<< Chestnuts roasting on the open fire? >>

Was not written by Irving Berlin. Try Mel Torme.

By the way, I am very wary about Jews "getting into" Christian Holiday music. 
I do not feel that way about church music in general, when listened to in a 
neutral environment. But something about those carols makes me uneasy, like 
its being shoved down our throats  so that we may be reminded just whose 
country this is. 
No halacha here, just a gut feeling.

Jordan


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Date: Tue, 7 Dec 1999 09:21:07 -0500 (EST)
From: Sammy Ominsky <sambo@charm.net>
Subject:
Re: co-opting music


Daniel B. Schwartz wrote:


> does a melody acquire a status of "holiness" or "sacrilege?"  By way of
> analogy, there is a concept in Jewish music of the "MiSinai" melodies, which
> are : Kol Nidre/Aleinu/Avot, Tal/Geshem, and Neilah.  Those melodies can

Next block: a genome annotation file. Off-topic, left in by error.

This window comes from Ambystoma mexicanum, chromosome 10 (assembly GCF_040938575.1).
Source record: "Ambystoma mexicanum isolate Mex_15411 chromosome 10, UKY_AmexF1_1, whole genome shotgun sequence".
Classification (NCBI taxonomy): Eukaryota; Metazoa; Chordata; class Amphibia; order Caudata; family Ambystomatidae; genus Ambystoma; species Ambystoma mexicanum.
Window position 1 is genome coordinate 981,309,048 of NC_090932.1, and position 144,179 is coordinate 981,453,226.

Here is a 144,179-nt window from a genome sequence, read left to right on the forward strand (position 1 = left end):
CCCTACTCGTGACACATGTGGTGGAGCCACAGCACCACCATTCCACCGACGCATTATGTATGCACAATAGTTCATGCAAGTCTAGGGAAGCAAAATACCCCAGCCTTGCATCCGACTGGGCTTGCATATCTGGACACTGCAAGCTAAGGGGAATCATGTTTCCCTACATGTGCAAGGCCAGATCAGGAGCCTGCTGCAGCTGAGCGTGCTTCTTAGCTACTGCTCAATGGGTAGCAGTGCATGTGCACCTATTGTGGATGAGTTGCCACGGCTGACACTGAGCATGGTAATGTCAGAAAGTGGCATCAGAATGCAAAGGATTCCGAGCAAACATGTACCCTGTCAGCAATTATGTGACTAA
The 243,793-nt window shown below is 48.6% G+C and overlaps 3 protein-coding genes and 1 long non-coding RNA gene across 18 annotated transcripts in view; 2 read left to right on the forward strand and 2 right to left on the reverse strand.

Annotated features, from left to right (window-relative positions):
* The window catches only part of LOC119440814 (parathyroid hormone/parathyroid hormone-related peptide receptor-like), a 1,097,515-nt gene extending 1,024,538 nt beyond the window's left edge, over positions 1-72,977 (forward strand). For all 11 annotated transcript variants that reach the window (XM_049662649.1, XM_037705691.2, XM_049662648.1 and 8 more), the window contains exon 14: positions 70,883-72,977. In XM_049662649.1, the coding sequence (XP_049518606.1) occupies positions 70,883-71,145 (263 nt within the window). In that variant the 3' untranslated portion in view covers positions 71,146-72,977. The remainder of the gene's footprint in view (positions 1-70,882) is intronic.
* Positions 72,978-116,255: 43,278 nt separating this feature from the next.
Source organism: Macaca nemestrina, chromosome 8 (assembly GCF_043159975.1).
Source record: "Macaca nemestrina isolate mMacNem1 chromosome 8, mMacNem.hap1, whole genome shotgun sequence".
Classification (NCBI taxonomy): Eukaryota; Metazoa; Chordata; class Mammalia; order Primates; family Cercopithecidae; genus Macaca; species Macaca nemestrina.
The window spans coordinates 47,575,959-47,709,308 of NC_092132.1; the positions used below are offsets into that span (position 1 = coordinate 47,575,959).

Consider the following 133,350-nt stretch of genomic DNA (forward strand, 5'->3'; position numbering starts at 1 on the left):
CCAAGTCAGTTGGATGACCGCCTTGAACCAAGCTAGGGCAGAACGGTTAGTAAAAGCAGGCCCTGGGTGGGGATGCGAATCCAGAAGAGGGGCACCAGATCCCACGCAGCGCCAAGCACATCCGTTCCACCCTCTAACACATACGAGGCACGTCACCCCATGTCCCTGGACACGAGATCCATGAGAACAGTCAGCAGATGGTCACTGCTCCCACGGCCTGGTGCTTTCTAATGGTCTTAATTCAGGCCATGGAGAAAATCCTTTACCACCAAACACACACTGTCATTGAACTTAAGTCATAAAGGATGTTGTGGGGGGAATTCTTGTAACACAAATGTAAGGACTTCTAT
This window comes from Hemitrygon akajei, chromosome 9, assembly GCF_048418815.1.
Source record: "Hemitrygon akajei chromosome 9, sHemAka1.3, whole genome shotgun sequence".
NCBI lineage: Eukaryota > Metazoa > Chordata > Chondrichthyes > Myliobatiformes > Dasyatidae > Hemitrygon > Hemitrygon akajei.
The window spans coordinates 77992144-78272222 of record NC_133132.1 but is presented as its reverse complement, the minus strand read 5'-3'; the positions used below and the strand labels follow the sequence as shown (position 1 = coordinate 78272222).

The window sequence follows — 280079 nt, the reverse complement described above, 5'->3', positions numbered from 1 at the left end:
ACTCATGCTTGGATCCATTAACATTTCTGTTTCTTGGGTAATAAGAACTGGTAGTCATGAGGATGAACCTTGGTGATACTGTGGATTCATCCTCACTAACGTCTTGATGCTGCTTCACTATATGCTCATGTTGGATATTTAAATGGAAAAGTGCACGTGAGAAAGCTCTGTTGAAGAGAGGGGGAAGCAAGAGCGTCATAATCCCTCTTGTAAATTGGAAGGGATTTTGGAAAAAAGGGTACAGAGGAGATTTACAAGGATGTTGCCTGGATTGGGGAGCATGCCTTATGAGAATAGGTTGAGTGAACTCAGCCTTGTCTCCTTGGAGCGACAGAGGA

> never be abandoned as a matter of Halacha.  But how far does this idea
> apply?


What are these melodies, and why can't they be abandoned?

I don't know that I've ever heard them.


---sam


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Date: Tue, 7 Dec 1999 09:25:17 -0500
From: "Daniel B. Schwartz" <SCHWARTZESQ@WORLDNET.ATT.NET>
Subject:
Re: co-opting music


I disagree.  I am a great fan of Adeste Fidelis, Ave Maria, The Little
Drummer Boy, and my favorite of them all. . .O Holy Night.  I find them to
be noble music born of great spirit.

DANIEL B. SCHWARTZ, ESQ. SPECIALIZING IN ALL ASPECTS
OF MATRIMONIAL, FAMILY AND COMMERCIAL LITIGATION FOR
FURTHER INFORMATION INQUIRE AT:
SCHWARTZESQ@WORLDNET.ATT.NET
----- Original Message -----